Having The Slavery Talk: Do We Really Have To Go There?

Having The Slavery Talk: Do We Really Have To Go There?

Photo Source: http://en.wikipedia.org
Photo Source: http://en.wikipedia.org

This article originally appeared on ZNet.

White people cheered the acquittal of George Zimmerman. Black people cheered the acquittal of O.J. Simpson. The case can be made that this is just wrong in both those instances. But all things being equal…they’re not. 

This argument shares space with the idea that black people are racist. If white people can be racist, so can black people. All things being equal – they’re not. 

Well, what about the idea that if black people can call each other the “n” word, so can white people. All things being equal – you got it. 

Would that all things were created equal. When we hear the words from the Declaration of Independence, “all men are created equal” most people in 2013 understand that that referred to white propertied men. People today know that Thomas Jefferson had slaves, black people were considered 3/5 of a human, essentially beasts of burden and property, Native Americans were hunted and slaughtered, and white women were considered too inferior to vote.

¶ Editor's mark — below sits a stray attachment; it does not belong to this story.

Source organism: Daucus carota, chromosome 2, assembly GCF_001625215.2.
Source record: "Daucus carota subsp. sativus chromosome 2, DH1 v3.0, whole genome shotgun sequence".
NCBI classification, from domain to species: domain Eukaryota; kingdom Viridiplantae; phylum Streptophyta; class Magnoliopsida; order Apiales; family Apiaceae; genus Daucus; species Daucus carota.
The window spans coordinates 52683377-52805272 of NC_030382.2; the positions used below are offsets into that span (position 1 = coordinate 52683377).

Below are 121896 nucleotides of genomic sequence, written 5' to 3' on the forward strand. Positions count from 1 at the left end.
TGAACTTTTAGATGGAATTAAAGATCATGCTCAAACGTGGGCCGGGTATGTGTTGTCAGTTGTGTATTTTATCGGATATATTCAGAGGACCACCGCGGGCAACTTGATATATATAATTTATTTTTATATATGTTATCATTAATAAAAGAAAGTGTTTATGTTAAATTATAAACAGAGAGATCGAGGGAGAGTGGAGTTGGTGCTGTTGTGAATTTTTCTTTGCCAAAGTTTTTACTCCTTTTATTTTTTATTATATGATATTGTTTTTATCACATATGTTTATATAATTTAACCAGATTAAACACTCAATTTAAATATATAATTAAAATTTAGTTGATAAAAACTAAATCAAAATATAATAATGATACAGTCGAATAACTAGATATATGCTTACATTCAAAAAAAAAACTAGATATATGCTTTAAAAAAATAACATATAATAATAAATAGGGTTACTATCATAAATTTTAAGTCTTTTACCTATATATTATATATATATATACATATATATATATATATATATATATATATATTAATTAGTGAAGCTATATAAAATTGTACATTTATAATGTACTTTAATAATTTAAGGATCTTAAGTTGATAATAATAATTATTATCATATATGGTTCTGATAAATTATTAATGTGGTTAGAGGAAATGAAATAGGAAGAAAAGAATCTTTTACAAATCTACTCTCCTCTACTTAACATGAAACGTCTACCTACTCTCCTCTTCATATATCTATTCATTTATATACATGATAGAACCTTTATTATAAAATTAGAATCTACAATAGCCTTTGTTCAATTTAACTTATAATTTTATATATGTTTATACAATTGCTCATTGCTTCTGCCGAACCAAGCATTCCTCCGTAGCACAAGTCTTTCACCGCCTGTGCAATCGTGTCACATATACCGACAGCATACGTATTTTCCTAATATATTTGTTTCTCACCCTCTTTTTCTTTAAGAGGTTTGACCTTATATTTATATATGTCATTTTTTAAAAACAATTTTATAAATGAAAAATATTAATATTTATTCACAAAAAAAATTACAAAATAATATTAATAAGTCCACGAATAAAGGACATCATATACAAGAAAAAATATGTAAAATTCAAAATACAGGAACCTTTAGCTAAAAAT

Although God may have created us equal, white male supremacy rewrote the script. 

The brilliance of the conservative-Tea Party-“don’t tread on me” talking points takes advantage of the historical amnesia from which Latte-chugging, upwardly mobile and getting derailed Americans suffer. In matters of race in American life, we pretend that everybody heard the gunshot coming out of the gate to sprint for the American dream, and we were all crouched at the same starting line. I submit that not only were we not all at the same starting line, black people never even heard the gun go off. We weren’t even invited to the race. We were barely considered human and we were always considered criminal, whether it was stealing a biscuit from the massa’s table, or a chicken to feed a starving family from his farm. 

I know at this point many are signing off, not willing to be raked over the coals of slavery one more Al Sharpton time. That’s okay. But if we are going to have a frank discussion on race after the Trayvon Martin shooting and subsequent acquittal of his murderer, the issue of slavery just might come up. 

The notion of the scary, criminalized black man who couldn’t walk with impunity in white people’s neighborhoods did not begin with Trayvon Martin. It didn’t begin with young Emett Till pulverized by grown white men for whistling at a white woman. It went before scary black Nat Turner left the plantation and dared to defend himself against slavery. I cannot think of a time that the white man was not afraid of this proud African man as he terrorized him and his family in unspeakable ways to bend his mind and body into submission. When he stole, not only his freedom, but his right to be a member of the human race.